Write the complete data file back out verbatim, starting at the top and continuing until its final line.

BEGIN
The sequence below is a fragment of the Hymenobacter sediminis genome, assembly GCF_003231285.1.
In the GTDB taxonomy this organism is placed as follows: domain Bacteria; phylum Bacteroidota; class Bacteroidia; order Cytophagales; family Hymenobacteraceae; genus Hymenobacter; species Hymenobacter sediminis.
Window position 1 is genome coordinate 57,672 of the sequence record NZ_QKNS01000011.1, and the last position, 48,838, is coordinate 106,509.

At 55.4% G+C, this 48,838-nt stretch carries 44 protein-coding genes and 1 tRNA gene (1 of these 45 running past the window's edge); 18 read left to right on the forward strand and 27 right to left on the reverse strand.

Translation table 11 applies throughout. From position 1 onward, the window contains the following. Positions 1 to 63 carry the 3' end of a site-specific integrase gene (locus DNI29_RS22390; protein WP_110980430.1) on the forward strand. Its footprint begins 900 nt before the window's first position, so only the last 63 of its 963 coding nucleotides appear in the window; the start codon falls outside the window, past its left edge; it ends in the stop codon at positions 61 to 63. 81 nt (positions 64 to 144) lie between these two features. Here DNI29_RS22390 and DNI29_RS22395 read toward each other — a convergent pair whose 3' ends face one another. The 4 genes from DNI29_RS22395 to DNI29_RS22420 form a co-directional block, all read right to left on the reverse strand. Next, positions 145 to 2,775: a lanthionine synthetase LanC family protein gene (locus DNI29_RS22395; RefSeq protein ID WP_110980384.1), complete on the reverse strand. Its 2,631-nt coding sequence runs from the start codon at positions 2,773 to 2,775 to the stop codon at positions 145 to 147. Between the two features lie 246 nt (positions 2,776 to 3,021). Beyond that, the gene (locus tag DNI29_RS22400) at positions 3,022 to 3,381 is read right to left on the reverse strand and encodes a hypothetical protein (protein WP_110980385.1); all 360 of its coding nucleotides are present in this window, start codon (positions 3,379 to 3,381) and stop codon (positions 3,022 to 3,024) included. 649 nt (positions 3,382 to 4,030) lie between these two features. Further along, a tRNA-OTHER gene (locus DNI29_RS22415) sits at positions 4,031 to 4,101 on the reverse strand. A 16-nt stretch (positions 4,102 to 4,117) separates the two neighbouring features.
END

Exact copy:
The sequence below is a fragment of the Hymenobacter sediminis genome, assembly GCF_003231285.1.
In the GTDB taxonomy this organism is placed as follows: domain Bacteria; phylum Bacteroidota; class Bacteroidia; order Cytophagales; family Hymenobacteraceae; genus Hymenobacter; species Hymenobacter sediminis.
Window position 1 is genome coordinate 57,672 of the sequence record NZ_QKNS01000011.1, and the last position, 48,838, is coordinate 106,509.

At 55.4% G+C, this 48,838-nt stretch carries 44 protein-coding genes and 1 tRNA gene (1 of these 45 running past the window's edge); 18 read left to right on the forward strand and 27 right to left on the reverse strand.

Translation table 11 applies throughout. From position 1 onward, the window contains the following. Positions 1 to 63 carry the 3' end of a site-specific integrase gene (locus DNI29_RS22390; protein WP_110980430.1) on the forward strand. Its footprint begins 900 nt before the window's first position, so only the last 63 of its 963 coding nucleotides appear in the window; the start codon falls outside the window, past its left edge; it ends in the stop codon at positions 61 to 63. 81 nt (positions 64 to 144) lie between these two features. Here DNI29_RS22390 and DNI29_RS22395 read toward each other — a convergent pair whose 3' ends face one another. The 4 genes from DNI29_RS22395 to DNI29_RS22420 form a co-directional block, all read right to left on the reverse strand. Next, positions 145 to 2,775: a lanthionine synthetase LanC family protein gene (locus DNI29_RS22395; RefSeq protein ID WP_110980384.1), complete on the reverse strand. Its 2,631-nt coding sequence runs from the start codon at positions 2,773 to 2,775 to the stop codon at positions 145 to 147. Between the two features lie 246 nt (positions 2,776 to 3,021). Beyond that, the gene (locus tag DNI29_RS22400) at positions 3,022 to 3,381 is read right to left on the reverse strand and encodes a hypothetical protein (protein WP_110980385.1); all 360 of its coding nucleotides are present in this window, start codon (positions 3,379 to 3,381) and stop codon (positions 3,022 to 3,024) included. 649 nt (positions 3,382 to 4,030) lie between these two features. Further along, a tRNA-OTHER gene (locus DNI29_RS22415) sits at positions 4,031 to 4,101 on the reverse strand. A 16-nt stretch (positions 4,102 to 4,117) separates the two neighbouring features.